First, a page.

This TV series was initially to be shot entirely as live-action. After my third year of Art Direction for educational children's TV series, I was given more latitude for this particular project as its Creative Director.
Having assisted in the transition from analog to FCC digital compliance at the TV facility I worked at during this time, I convinced management, writer, director, producer, studio crew and engineers, to shoot this show entirely on #chromakey (aka #greenscreen ).
It was the first time the TV station, B.E.C.O.N., had done so, and it's a practice they now carry on to this day; being more comfortable, adept, and secure in its implementation.
Although shot in SD, in only 4:2:2 colour space, and no budget apart from the resources at hand, I completed: all animation and compositing of the thirteen, 22-minute episodes, authored the master multimedia DVD (which included teaching materials and links, saving tens of thousands in printed materials, shipment, & storage), and graphic design for the face of the disks and box.
I completed every: 3D and 2D design, 3D and 2D animation, lent my voice to some characters, composited every shot of the teacher, including the enhancement of her skin (we could only have the teacher on set spaced some weeks or months apart, and since her complexion changed, I smoothed it for continuity's sake).
Rendered all the shots between 1 PC and 1 Mac, over the course of 18 months of pre-production, production, and post.
- The show was awarded a 2007 Emmy for "Outstanding Youth/Children's TV Series," by the National Academy of TV Arts & Sciences.
- The show was awarded a 2008 Telly for "Children's TV Series," by the Telly Awards association, judged by past recipients.
- The show was awarded a 2008 Aurora for "Children's TV Series," by the Aurora Awards association, judged by past recipients.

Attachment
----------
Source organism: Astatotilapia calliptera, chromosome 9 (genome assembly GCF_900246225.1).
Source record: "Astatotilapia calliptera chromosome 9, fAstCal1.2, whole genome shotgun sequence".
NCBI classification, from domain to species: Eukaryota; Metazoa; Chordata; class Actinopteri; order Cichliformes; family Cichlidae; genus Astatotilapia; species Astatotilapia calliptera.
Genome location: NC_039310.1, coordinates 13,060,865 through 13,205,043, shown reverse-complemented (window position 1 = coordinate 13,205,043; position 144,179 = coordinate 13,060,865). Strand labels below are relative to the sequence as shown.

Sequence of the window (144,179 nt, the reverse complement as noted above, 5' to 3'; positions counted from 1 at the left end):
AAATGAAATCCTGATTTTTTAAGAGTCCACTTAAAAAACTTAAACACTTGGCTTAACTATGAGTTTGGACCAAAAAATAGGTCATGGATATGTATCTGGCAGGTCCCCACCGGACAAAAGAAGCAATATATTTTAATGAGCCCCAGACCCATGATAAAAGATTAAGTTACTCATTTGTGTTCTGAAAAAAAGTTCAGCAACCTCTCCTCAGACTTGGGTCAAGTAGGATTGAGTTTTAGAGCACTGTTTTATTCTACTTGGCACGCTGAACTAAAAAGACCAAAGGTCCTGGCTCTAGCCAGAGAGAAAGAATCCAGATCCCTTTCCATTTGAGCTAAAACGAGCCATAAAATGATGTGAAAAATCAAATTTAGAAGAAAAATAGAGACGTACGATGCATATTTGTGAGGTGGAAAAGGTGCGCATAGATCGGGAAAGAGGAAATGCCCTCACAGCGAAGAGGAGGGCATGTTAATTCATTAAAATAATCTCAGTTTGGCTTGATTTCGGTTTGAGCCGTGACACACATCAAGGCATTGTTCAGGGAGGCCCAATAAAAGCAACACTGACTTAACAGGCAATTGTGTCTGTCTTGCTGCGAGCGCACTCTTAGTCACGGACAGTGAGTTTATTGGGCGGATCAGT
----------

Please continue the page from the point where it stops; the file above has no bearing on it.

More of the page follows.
- The show was awarded a 2008 Platinum AVA, "Children's TV Series," by the Association of Marketing & Communications Professionals.
Much of the Spanish contract work displayed here, is from my first job as a Junior Editor/Animator in Puerto Rico.
Due to the very limited capabilities of digital technology at the time, & the limited resources of an island agency, most of the work is presented in Standard Definition; SD.
Despite such limitations, we did get to work with global brands for the Spanish language market. I also learned much about the advertising, marketing, and business industries through 'trail-by-fire!'
Admittedly, I miss doing agency and/or boutique work. Why? More often than not, we were given a lot more creative latitude in making these projects from start to finish. It was a degree of freedom I did not have again until well over ten years in this business.
Additionally, newcomers to TV/Agency work might get the unique opportunity to do projects that one would never be given the chance to touch in a larger design firm without more experience: such as being asked to shoot, ADR, and post "Ms. Teen Puerto Rico" for a spot I designed for #Maybelline . It would later be scanned to 35mm film for cinema advertising in all #Spanish language markets.
Other fun opportunities were motion capture for the penny in "El Chavito." Yes, we could have done it by hand, but miss a chance to try #MoCap at a facility George Lucas was secretly using to render out frames from "Episode I?" See? Opportunity!